The shifting frontiers of migration control

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72 Citations (Scopus)


Halfway up the stairs isn’t up and isn’t down.
It isn’t in the nursery.
It isn’t in the town.
And all sorts of funny thoughts run round my head.
It isn’t really anywhere—it’s somewhere else instead.
A.A. Milne, Halfway Down the Stairs Every nationalist is haunted by the belief that the past can be altered. George Orwell, cited by Stanley Cohen in States of Denial

1. FOOTPRINTS IN THE SAND Just after midday on November 4th 2003, a 12-metre fishing boat, the Minasa Bone, carrying 14 Kurdish men, landed on Melville Island, 80 kilometres off the northern coastline of Australia. According to eye witnesses, two of the men waded ashore, scooped handfuls of sand from the beach and asked locals whether they had reached Australia (Morris 2004). When they were told that they had, the men are said to have danced for joy. Their elation was to be short-lived. Local police and fishermen initially attended the scene. In the hours that followed, a navy warship was despatched to escort the Minasa Bone out to sea. An air navigation exclusion zone was declared over the island, preventing the arrival of the press or legal advisors. Customs, immigration and Australian Federal Police officers were flown to the scene. And the Governor-General was summoned from his official duties at Australia’s most celebrated horserace, the Melbourne Cup, to give royal assent to statutory regulations that had been prepared for just such an occasion as this.1 With the stroke of a pen, the official memory of the landing of those men on Australian soil had been erased. The ‘finishing line’, as some newspaper reports put it, had been shifted. The men had never really been in Australia, at least not in any way that could be of benefit to them.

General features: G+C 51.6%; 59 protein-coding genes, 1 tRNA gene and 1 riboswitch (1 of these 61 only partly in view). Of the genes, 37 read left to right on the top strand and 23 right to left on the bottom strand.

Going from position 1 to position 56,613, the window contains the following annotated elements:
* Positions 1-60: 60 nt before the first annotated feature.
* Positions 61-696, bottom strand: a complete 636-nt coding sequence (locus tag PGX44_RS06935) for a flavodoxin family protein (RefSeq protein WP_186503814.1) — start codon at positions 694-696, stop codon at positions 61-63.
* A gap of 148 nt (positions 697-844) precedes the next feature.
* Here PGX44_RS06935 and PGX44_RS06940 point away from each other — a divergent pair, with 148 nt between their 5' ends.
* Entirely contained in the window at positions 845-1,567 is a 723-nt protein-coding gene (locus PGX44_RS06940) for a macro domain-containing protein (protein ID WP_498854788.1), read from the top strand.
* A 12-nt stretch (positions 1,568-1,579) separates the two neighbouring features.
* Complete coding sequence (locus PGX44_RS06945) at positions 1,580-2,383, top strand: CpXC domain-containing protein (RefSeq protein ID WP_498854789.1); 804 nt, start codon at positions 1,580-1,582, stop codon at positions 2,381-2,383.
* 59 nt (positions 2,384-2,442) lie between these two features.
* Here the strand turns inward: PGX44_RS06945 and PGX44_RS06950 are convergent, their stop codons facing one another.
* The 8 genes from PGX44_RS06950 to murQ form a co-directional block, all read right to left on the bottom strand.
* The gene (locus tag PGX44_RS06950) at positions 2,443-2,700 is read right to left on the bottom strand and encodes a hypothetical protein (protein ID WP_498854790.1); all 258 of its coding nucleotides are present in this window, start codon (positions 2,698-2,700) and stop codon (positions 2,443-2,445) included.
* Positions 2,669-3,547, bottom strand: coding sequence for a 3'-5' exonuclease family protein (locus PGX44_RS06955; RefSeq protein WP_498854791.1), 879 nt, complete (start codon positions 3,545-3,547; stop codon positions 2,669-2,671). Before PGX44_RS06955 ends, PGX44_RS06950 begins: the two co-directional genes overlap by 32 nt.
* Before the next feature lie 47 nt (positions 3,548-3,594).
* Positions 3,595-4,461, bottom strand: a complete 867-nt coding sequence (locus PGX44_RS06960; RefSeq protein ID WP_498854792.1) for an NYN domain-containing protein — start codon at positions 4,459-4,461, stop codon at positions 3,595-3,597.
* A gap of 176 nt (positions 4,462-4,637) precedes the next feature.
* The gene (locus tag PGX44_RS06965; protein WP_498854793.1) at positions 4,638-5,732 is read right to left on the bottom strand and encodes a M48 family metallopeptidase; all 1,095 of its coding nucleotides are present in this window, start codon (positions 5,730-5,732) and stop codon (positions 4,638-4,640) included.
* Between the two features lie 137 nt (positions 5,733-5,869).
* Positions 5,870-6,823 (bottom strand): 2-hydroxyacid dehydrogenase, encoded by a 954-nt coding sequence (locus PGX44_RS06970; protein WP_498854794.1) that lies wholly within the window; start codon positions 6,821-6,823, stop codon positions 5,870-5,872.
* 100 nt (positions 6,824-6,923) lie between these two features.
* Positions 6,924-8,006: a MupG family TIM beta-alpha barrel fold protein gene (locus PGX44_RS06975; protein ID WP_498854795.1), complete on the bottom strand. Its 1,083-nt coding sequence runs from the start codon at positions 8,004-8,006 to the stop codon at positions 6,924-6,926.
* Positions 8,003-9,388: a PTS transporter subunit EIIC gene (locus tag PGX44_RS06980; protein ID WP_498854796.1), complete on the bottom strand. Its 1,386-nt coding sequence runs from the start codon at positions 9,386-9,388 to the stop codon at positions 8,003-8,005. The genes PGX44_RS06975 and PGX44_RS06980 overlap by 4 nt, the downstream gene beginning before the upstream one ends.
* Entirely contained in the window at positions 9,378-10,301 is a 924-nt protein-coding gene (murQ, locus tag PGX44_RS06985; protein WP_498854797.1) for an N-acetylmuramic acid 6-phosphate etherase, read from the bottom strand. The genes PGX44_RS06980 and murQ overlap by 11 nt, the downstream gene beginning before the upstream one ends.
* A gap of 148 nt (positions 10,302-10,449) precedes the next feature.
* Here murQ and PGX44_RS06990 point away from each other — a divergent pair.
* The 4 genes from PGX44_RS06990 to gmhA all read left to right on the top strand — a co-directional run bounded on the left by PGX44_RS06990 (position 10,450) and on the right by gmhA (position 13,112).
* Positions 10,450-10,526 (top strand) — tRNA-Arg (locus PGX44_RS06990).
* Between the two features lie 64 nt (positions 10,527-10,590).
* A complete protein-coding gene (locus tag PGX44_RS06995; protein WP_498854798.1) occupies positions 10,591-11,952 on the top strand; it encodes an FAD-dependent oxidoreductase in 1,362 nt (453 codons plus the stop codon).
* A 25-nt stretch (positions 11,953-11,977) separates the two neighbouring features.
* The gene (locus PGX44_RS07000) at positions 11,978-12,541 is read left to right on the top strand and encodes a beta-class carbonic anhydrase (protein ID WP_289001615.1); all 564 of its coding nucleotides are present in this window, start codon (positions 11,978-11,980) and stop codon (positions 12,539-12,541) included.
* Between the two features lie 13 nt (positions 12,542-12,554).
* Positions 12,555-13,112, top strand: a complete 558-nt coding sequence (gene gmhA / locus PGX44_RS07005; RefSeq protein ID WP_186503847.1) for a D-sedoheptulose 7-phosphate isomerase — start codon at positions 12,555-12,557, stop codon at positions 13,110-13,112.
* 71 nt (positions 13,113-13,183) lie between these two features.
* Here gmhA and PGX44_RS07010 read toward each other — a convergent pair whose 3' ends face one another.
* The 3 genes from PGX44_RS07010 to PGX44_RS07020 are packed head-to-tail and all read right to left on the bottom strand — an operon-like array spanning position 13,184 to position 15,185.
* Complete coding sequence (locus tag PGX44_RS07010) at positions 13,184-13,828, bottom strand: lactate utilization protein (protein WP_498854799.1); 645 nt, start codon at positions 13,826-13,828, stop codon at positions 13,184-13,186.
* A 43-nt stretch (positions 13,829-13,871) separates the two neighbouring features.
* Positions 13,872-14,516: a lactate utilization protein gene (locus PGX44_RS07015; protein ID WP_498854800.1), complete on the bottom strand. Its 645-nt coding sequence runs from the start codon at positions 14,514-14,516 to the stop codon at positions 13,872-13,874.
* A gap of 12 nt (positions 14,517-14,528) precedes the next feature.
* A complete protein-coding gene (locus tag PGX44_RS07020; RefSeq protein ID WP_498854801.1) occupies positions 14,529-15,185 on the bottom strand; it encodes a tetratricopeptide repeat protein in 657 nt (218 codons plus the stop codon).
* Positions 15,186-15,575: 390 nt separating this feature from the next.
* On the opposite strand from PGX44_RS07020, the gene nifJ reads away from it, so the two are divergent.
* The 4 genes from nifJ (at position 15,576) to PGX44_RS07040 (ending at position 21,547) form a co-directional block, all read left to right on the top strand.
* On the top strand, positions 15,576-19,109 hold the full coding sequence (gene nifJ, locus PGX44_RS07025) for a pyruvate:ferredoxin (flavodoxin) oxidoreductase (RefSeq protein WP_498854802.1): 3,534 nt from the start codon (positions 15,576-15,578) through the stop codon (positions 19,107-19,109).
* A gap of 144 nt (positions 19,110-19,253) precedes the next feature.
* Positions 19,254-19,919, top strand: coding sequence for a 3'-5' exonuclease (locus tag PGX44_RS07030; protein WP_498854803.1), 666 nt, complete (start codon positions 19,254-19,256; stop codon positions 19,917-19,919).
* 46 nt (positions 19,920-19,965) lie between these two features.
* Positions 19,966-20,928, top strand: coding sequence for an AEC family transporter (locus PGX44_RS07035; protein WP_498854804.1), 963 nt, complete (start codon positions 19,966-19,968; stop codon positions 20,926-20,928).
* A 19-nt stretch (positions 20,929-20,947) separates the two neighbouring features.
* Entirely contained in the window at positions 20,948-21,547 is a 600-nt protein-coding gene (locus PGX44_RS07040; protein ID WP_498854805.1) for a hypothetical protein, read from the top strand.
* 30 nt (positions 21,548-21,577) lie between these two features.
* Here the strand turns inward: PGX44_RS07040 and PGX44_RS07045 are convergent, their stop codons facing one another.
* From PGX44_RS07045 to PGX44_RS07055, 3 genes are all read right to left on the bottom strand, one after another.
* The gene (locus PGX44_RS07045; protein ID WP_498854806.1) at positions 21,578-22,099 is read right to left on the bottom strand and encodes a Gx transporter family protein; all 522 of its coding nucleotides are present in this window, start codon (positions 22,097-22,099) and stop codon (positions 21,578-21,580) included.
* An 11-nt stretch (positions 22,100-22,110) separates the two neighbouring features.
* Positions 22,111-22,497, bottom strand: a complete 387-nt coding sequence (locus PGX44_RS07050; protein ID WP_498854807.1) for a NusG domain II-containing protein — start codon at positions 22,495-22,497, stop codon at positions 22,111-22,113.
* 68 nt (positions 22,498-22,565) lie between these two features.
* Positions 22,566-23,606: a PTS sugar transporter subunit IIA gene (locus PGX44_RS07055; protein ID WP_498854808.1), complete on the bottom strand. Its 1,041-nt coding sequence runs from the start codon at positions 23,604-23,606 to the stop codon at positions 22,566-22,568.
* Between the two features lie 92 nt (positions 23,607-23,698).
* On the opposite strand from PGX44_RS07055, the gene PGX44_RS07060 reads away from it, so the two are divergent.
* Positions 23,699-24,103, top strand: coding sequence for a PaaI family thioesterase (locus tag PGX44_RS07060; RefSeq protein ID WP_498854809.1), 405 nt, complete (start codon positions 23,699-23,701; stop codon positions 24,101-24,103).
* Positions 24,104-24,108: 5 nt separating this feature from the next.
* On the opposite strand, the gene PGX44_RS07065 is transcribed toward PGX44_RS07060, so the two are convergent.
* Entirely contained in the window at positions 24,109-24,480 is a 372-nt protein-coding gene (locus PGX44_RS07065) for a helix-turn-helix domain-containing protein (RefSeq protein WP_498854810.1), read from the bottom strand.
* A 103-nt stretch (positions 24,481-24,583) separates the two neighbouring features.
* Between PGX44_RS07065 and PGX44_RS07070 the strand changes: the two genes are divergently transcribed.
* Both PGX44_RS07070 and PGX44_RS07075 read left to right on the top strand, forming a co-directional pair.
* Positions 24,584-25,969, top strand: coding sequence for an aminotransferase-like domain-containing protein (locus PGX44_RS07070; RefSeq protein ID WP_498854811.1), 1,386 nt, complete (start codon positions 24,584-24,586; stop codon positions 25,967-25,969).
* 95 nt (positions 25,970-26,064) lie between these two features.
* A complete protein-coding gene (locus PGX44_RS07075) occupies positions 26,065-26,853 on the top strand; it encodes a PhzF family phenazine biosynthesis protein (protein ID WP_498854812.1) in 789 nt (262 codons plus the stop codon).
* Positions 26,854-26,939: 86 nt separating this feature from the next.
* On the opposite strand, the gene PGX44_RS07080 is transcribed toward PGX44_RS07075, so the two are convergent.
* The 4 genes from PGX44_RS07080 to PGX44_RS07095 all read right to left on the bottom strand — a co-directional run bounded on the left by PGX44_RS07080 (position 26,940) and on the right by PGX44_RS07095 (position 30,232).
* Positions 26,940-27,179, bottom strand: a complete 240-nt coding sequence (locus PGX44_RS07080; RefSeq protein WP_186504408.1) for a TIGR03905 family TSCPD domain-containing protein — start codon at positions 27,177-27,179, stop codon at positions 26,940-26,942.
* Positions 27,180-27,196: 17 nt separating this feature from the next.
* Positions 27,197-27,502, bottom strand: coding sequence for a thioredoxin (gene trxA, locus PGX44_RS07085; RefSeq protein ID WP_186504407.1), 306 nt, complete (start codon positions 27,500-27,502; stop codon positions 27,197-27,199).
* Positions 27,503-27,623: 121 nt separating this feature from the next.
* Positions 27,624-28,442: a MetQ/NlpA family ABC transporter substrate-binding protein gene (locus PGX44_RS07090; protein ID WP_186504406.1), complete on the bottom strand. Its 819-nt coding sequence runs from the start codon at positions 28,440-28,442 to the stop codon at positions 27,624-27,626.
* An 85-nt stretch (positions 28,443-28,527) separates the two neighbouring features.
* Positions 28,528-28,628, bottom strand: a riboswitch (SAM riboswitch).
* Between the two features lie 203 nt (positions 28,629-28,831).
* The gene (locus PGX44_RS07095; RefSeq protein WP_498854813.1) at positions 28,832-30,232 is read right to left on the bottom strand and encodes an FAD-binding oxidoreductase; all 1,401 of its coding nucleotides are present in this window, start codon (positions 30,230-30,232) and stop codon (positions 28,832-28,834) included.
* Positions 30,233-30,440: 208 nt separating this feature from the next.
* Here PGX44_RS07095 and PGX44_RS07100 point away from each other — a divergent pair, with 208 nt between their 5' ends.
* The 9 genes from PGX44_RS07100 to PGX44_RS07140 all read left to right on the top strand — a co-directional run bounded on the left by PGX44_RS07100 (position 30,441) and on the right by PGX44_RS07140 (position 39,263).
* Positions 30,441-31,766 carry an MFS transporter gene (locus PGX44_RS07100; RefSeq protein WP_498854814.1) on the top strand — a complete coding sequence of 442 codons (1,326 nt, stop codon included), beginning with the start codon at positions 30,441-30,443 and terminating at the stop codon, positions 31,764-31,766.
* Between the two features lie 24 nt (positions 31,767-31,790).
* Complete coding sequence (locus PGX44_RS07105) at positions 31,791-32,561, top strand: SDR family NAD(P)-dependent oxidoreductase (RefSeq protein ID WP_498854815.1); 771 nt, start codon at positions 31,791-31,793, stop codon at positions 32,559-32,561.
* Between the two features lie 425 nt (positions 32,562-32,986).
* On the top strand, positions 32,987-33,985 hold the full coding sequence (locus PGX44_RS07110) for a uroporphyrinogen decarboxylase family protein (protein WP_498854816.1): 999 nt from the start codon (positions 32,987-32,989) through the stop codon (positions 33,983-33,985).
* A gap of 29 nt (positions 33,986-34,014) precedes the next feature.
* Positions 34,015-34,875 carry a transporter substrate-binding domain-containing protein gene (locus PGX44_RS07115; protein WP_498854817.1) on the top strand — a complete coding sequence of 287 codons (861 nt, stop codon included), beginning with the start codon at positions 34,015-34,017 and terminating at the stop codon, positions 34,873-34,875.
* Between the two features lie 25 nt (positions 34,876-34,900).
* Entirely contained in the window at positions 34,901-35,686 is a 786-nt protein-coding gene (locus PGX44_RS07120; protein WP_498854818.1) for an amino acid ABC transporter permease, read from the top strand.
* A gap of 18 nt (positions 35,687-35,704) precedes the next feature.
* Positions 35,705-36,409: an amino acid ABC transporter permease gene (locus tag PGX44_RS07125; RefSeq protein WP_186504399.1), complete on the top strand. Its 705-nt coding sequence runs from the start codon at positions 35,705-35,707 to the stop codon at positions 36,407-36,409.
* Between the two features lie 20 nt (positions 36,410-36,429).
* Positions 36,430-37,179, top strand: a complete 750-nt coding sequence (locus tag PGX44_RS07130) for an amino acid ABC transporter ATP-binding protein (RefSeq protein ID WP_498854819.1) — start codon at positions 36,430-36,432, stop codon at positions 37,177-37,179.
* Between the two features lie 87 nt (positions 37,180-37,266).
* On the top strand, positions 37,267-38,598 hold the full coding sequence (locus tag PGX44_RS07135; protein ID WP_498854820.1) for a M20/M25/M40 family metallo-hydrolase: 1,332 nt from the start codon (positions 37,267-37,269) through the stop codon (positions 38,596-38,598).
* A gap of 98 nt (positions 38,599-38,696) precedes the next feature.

Original languageEnglish
Title of host publicationBorders, Mobility and Technologies of Control
EditorsSharon Pickering, Leanne Weber
Place of PublicationDordrecht
Number of pages23
ISBN (Electronic)9781402048999
ISBN (Print)9781402048982
Publication statusPublished - 2006
Externally publishedYes


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